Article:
Oil and debt: Why the US recovery matters

The USA is still the most influential economy in the world, and the dollar remains as the reserve currency. But there’s a caveat to that — We’re also the most debt-ridden and credit-driven economy. This economic shutdown has grave consequences because many countries own US debt.

From major companies down to the average citizen, America doesn’t have any savings. Too many people and businesses were running on thin margins when the market crashed, now many of them cannot survive more than a month without their previous income. Layoffs have climbed past 16.7 million in the US with those numbers expected to rise.

The overall market is in a dead cat bounce. This bullish rally in a bear market as US banks prepare for a flood of bad loans, defaults, and bankruptcies, is no bullish move at all.

Oil was crushed yesterday and fell under $19 this morning. Oil makes up 8% of US GDP and the industry employs nearly 9 million people in the country. That’s almost 6% of the entire workforce. At $30 a barrel, 61% of oil companies can remain solvent. That means 39% at $30 are already insolvent or on the brink of bankruptcy. This morning, we’re $10 away from that $30 mark.

Bloomberg released data on March US retail sales, which fell by a record 8.7% while the US Empire State factory index slumped 56.7 points to a record low. That hasn’t happened since the early 2000s.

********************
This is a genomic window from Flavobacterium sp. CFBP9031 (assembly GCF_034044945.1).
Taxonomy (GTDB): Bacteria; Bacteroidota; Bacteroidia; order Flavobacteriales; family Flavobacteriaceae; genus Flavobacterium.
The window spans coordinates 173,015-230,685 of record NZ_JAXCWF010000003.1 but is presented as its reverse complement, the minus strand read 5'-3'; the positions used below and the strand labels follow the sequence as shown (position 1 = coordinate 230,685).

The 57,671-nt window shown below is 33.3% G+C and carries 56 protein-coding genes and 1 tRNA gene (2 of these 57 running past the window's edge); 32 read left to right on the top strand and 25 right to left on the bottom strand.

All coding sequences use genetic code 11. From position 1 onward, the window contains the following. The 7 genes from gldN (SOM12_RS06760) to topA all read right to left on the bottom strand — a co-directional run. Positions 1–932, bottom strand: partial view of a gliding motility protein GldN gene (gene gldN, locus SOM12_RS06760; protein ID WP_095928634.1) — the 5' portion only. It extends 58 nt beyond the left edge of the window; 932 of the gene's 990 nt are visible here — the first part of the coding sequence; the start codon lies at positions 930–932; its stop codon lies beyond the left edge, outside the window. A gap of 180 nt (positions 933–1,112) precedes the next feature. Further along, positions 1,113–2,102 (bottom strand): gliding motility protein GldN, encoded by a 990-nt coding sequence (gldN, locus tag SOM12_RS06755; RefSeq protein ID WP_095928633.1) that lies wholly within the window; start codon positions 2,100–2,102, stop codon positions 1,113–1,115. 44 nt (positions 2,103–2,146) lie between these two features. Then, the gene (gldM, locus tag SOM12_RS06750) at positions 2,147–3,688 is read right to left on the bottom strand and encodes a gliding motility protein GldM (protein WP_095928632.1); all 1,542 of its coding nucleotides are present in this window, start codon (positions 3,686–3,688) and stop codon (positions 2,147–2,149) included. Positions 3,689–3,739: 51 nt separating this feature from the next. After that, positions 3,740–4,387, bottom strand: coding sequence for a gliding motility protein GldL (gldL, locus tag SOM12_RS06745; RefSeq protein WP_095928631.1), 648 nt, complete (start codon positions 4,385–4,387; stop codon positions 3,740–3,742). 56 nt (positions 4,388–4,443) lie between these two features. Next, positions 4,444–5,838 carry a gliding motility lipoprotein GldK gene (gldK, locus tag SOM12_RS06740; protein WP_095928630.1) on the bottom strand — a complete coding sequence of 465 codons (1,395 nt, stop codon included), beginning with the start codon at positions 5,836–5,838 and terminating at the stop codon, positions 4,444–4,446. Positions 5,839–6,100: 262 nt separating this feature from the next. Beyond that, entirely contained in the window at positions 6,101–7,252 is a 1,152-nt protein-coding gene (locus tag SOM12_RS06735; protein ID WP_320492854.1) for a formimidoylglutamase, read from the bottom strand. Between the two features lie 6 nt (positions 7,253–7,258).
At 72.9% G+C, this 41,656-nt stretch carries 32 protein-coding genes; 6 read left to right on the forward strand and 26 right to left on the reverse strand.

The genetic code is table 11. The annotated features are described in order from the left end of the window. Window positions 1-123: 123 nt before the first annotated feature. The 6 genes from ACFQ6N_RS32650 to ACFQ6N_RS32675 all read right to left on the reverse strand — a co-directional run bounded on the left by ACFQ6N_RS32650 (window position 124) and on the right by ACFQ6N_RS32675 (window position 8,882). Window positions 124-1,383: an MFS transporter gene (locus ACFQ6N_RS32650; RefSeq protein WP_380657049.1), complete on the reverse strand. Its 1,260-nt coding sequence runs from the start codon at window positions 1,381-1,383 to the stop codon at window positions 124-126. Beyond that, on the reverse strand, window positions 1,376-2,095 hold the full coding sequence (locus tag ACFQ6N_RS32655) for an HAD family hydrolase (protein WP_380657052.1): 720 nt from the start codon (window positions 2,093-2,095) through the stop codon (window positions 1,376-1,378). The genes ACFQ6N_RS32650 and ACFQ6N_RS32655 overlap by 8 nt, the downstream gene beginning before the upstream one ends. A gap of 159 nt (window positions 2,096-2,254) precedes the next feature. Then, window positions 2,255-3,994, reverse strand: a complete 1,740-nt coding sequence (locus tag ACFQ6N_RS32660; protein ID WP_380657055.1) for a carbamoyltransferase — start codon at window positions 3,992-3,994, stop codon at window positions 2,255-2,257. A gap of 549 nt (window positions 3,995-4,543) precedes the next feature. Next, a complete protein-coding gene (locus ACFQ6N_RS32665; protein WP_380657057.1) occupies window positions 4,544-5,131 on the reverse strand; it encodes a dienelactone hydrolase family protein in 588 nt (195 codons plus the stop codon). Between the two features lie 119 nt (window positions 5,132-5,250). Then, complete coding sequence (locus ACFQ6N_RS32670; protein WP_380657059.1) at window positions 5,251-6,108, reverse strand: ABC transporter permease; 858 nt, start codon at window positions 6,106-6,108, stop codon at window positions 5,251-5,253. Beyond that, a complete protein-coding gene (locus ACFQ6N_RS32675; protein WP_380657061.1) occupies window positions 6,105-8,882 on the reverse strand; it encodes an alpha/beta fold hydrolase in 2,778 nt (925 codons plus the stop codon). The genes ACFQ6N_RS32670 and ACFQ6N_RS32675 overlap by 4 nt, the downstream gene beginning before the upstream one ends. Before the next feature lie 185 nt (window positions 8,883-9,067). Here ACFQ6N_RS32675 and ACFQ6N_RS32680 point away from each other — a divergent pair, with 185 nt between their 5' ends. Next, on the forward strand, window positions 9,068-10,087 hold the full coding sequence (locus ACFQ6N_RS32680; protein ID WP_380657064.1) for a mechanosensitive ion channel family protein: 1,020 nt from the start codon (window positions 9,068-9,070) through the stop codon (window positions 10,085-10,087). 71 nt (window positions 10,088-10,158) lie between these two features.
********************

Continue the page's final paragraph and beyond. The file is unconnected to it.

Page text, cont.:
How does all this tie into cryptocurrency markets?

The recent top of crypto was between February 12–15. The S&P 500 topped out on February 19. That could indicate that BTC’s price action is predictive of the near future direction of equities.

Bitcoin is a high-risk speculative asset, its liquidity is much lower than more heavily traded names like those which make up the S&P 500. If you need to pull $100 million from the cryptocurrency market, it’s best to do that over a span of a couple of weeks so as not to cause a cascade in price. Compare this to the stock market where a $100 million withdrawal wouldn’t make a dent in price.

This kind of stair-stepping out of an asset by institutions and wealthy individuals could be observed in crypto a couple months ago, and now it can be seen again in recent price action.

What are my current positions and ideas?

I’m in a BTC short from 7165, which so far has been a nearly $500 move, now I’m looking for a clean break past these levels on the hourly time frame: If price holds below 6750, I’ll consider adding to my short position.

In the coming weeks, I am looking for ideal entries to buy GLD, MSFT, FB, BYND, and BTC.


Information provided by Cryptosomniac, LLC is not intended to be utilized in making any financial decisions and is not a solicitation, nor recommendation to buy, hold, and/or sell a particular product, digital asset, or ICO.